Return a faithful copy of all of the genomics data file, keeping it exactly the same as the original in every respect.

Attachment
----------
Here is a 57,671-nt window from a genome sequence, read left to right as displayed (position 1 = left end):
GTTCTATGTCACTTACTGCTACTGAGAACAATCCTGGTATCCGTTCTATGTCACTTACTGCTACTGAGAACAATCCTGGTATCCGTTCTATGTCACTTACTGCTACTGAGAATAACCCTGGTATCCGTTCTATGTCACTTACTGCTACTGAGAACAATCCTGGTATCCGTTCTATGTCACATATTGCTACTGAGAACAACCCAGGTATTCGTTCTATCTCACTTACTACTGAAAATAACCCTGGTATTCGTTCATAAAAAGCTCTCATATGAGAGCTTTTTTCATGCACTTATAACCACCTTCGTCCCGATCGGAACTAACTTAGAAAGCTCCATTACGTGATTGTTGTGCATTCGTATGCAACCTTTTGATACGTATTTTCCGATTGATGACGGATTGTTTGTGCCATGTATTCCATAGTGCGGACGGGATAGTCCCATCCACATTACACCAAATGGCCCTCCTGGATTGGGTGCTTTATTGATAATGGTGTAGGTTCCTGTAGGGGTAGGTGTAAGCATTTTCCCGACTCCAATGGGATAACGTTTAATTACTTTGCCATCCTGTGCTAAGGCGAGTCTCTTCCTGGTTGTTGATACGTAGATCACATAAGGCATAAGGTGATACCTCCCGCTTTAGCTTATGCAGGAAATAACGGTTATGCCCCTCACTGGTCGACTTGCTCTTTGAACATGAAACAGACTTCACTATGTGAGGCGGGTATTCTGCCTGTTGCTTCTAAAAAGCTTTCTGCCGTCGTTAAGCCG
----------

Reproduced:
Here is a 57,671-nt window from a genome sequence, read left to right as displayed (position 1 = left end):
GTTCTATGTCACTTACTGCTACTGAGAACAATCCTGGTATCCGTTCTATGTCACTTACTGCTACTGAGAACAATCCTGGTATCCGTTCTATGTCACTTACTGCTACTGAGAATAACCCTGGTATCCGTTCTATGTCACTTACTGCTACTGAGAACAATCCTGGTATCCGTTCTATGTCACATATTGCTACTGAGAACAACCCAGGTATTCGTTCTATCTCACTTACTACTGAAAATAACCCTGGTATTCGTTCATAAAAAGCTCTCATATGAGAGCTTTTTTCATGCACTTATAACCACCTTCGTCCCGATCGGAACTAACTTAGAAAGCTCCATTACGTGATTGTTGTGCATTCGTATGCAACCTTTTGATACGTATTTTCCGATTGATGACGGATTGTTTGTGCCATGTATTCCATAGTGCGGACGGGATAGTCCCATCCACATTACACCAAATGGCCCTCCTGGATTGGGTGCTTTATTGATAATGGTGTAGGTTCCTGTAGGGGTAGGTGTAAGCATTTTCCCGACTCCAATGGGATAACGTTTAATTACTTTGCCATCCTGTGCTAAGGCGAGTCTCTTCCTGGTTGTTGATACGTAGATCACATAAGGCATAAGGTGATACCTCCCGCTTTAGCTTATGCAGGAAATAACGGTTATGCCCCTCACTGGTCGACTTGCTCTTTGAACATGAAACAGACTTCACTATGTGAGGCGGGTATTCTGCCTGTTGCTTCTAAAAAGCTTTCTGCCGTCGTTAAGCCG